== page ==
Recently elected U.S. Rep. Alexandria Ocasio-Cortez of New York went on 60 Minutes on Sunday, and called for a 70% marginal tax rate on income over $10 million, with the added revenues to be earmarked toward a variety of social programs. Republican politicians' and right wing pundits' responses to the idea were swift and (unsurprisingly) outraged. Some asserted that the self-identified democratic socialist's plan would disincentivize success, while others simply lambasted it as anti-business, or worse.

In reality, no matter how you feel about the concept of tax hikes in general, it's worth taking a moment to map out what this specific increase would mean, how it would work, and whom it would impact. Let's skip to the best news first: Her proposal, if enacted, would not cost the vast majority of Americans -- nor even the vast majority of the so-called 1% -- a penny.

A chart shows tax rates

The United States uses marginal tax rates. Image source: Getty Images.

What we mean when say "marginal tax rate"

In the United States, we currently have seven tax brackets. As you earn more, your increased income lifts you into brackets for which you pay increasingly higher percentages in taxes -- but only for the money earned in those brackets. Every filer, for example, pays a 10% rate on the first $9,700 they earn, regardless of how much they earn in total. And the current top rate of 37% only applies to the portion of an individual's adjusted gross income (minus any deductions) that is above $510,000.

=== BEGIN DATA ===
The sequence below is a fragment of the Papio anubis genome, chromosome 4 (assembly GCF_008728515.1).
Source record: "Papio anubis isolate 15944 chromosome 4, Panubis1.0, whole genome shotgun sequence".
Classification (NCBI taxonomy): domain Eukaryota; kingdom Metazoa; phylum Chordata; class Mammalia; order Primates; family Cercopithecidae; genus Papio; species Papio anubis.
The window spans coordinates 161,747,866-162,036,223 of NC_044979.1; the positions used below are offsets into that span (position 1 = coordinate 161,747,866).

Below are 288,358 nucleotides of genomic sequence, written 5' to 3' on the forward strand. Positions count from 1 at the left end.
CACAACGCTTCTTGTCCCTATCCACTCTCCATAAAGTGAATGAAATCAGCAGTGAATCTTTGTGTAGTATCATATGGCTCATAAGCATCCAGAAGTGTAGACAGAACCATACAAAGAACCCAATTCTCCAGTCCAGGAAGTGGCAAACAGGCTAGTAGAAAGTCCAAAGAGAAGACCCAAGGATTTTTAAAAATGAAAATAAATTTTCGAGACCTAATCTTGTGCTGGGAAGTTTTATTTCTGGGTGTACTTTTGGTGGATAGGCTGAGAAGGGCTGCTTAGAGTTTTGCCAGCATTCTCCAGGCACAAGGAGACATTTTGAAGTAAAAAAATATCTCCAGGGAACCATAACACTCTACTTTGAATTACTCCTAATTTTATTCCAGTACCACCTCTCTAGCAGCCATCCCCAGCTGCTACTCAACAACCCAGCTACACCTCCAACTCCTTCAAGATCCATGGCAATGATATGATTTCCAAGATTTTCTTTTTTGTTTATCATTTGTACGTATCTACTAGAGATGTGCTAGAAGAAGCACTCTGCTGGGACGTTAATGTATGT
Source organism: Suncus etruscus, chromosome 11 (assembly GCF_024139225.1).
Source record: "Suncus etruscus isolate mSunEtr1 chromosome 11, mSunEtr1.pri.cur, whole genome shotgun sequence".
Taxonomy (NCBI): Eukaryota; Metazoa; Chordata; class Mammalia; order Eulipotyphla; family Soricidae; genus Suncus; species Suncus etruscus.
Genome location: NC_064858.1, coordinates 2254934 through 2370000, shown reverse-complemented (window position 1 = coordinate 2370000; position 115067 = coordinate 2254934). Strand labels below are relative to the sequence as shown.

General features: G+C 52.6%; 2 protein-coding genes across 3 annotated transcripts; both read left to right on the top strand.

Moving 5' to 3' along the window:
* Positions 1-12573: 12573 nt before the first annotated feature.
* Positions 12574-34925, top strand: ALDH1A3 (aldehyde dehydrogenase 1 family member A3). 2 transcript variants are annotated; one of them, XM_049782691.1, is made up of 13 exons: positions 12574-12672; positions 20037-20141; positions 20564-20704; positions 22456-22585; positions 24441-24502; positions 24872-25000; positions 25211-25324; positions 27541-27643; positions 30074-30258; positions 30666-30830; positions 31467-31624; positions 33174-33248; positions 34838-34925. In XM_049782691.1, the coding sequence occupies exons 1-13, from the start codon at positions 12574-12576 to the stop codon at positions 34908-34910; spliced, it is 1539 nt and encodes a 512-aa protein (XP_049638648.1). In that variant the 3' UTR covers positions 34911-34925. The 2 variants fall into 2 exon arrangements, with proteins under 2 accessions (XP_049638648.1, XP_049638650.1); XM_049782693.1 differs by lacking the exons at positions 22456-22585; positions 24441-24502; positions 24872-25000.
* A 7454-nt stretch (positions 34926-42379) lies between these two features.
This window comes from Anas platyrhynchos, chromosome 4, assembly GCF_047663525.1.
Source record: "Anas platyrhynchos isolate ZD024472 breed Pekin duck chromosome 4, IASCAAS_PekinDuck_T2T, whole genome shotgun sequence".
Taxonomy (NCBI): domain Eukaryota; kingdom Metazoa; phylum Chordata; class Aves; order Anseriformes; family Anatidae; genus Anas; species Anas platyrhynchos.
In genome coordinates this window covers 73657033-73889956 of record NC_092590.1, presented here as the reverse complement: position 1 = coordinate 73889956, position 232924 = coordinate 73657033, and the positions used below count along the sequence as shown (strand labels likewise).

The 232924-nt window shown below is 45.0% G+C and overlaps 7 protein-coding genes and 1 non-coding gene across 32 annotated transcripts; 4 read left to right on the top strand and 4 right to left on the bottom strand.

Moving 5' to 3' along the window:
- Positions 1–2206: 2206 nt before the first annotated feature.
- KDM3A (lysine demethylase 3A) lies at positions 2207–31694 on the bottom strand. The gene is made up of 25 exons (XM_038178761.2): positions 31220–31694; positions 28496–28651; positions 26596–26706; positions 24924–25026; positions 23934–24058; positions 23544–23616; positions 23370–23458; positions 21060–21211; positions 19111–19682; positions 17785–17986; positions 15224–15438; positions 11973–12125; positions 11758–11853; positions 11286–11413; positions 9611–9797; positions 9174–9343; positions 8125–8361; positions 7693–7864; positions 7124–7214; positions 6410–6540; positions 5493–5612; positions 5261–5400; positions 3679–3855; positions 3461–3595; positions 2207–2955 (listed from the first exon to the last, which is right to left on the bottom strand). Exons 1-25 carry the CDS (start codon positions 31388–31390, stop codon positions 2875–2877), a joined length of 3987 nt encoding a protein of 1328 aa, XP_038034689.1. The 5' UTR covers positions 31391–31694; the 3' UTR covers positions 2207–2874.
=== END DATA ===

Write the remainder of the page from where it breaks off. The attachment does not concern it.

High earners, in short, do not pay the top rate on everything they earn. The Motley Fool's Matthew Frankel laid it out as follows. A hypothetical person with taxable income of $100,000 in 2018 would pay:

  • 10% of their first $9,700 earned ($970)
  • 12% of the amount greater than $9,700 up to $39,475 ($3,573)
  • 22% of the amount greater than $39,475, up to $84,200 ($9,839.50)
  • 24% of the amount in excess of $84,200 ($3,972)

Again, everyone pays the same tax rate on dollars earned in each bracket -- before tax breaks and other exemptions, of course. That means that Ocasio-Cortez's proposed marginal tax rate of 70% would not merely only impact people who make more than $10 million, it would only apply to whatever portion of their income was in excess of $10 million.

Who would pay more taxes?

Approximately 16,000 Americans earned over $10 million in 2016, the most recent year for which data is available, according to The Washington Post. That's about 0.05% of all households, or 1 in 2,000, Post reporter Jeff Stein noted.

One can't pinpoint with precision how much added tax revenue the Ocasio-Cortez proposal would bring in, but Stein did a rough calculation based on available data that the pool of income being taxed would be about $244 billion. At the current 37% top rate, America's wealthiest pay $90 billion in taxes on that money. At 70%, that figure would rise to $170 billion. The actual revenues might be lower, though, depending on what options were available to those individuals for shielding that money from taxes.

What would the impact be?

This proposal would produce around $80 billion in added revenue annually, or $800 billion over the course of a decade. That would equal about half of the roughly $1.5 trillion in Americans owe in college loan debt, which Ocasio-Cortez supports forgiving.

And even in the context of a roughly $4.4 trillion annual federal budget, $80 billion remains a significant number. It would, for example, cover a healthy share of the estimated $1.09 trillion spent by federal, local, and state governments on welfare and Medicaid in 2018.

Harder to gauge is whether raising the top marginal tax rate might put a damper on economic growth -- a common claim from those on the other side of the political spectrum fromĀ Ocasio-Cortez. Their assertion is that higher taxes would give the wealthy less incentive to invest in growth. And if that were the case, her plan would, in theory, shrink tax revenue in other areas.

But history, at least, offers some evidence that should ease those fears: During the 1950s and 1960s, the U.S. economy delivered memorably strong growth -- regardless of top marginal tax rates that ranged from 70% to as high as 92%.